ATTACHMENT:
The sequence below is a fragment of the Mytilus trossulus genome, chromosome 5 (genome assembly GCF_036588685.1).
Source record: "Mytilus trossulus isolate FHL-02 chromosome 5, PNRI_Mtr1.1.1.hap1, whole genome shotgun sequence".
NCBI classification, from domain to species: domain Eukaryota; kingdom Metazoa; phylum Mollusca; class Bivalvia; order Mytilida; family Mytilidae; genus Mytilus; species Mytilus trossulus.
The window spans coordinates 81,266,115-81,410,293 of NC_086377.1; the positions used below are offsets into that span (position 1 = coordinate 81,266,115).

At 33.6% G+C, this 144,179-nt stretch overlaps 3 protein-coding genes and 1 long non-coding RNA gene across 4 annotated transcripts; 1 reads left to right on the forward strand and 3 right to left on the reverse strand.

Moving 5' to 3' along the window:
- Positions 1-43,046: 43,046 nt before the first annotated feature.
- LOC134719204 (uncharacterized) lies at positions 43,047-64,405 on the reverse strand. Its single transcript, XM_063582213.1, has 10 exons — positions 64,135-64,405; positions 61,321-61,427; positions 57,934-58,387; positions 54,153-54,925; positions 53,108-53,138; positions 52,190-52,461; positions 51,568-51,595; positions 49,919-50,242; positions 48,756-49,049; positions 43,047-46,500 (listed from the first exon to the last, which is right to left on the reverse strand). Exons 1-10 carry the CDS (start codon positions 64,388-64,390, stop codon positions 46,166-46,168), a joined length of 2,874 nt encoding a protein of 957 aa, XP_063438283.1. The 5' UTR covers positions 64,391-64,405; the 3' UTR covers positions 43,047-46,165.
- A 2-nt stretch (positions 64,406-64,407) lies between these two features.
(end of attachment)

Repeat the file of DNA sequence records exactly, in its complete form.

The sequence below is a fragment of the Mytilus trossulus genome, chromosome 5 (genome assembly GCF_036588685.1).
Source record: "Mytilus trossulus isolate FHL-02 chromosome 5, PNRI_Mtr1.1.1.hap1, whole genome shotgun sequence".
NCBI classification, from domain to species: domain Eukaryota; kingdom Metazoa; phylum Mollusca; class Bivalvia; order Mytilida; family Mytilidae; genus Mytilus; species Mytilus trossulus.
The window spans coordinates 81,266,115-81,410,293 of NC_086377.1; the positions used below are offsets into that span (position 1 = coordinate 81,266,115).

At 33.6% G+C, this 144,179-nt stretch overlaps 3 protein-coding genes and 1 long non-coding RNA gene across 4 annotated transcripts; 1 reads left to right on the forward strand and 3 right to left on the reverse strand.

Moving 5' to 3' along the window:
- Positions 1-43,046: 43,046 nt before the first annotated feature.
- LOC134719204 (uncharacterized) lies at positions 43,047-64,405 on the reverse strand. Its single transcript, XM_063582213.1, has 10 exons — positions 64,135-64,405; positions 61,321-61,427; positions 57,934-58,387; positions 54,153-54,925; positions 53,108-53,138; positions 52,190-52,461; positions 51,568-51,595; positions 49,919-50,242; positions 48,756-49,049; positions 43,047-46,500 (listed from the first exon to the last, which is right to left on the reverse strand). Exons 1-10 carry the CDS (start codon positions 64,388-64,390, stop codon positions 46,166-46,168), a joined length of 2,874 nt encoding a protein of 957 aa, XP_063438283.1. The 5' UTR covers positions 64,391-64,405; the 3' UTR covers positions 43,047-46,165.
- A 2-nt stretch (positions 64,406-64,407) lies between these two features.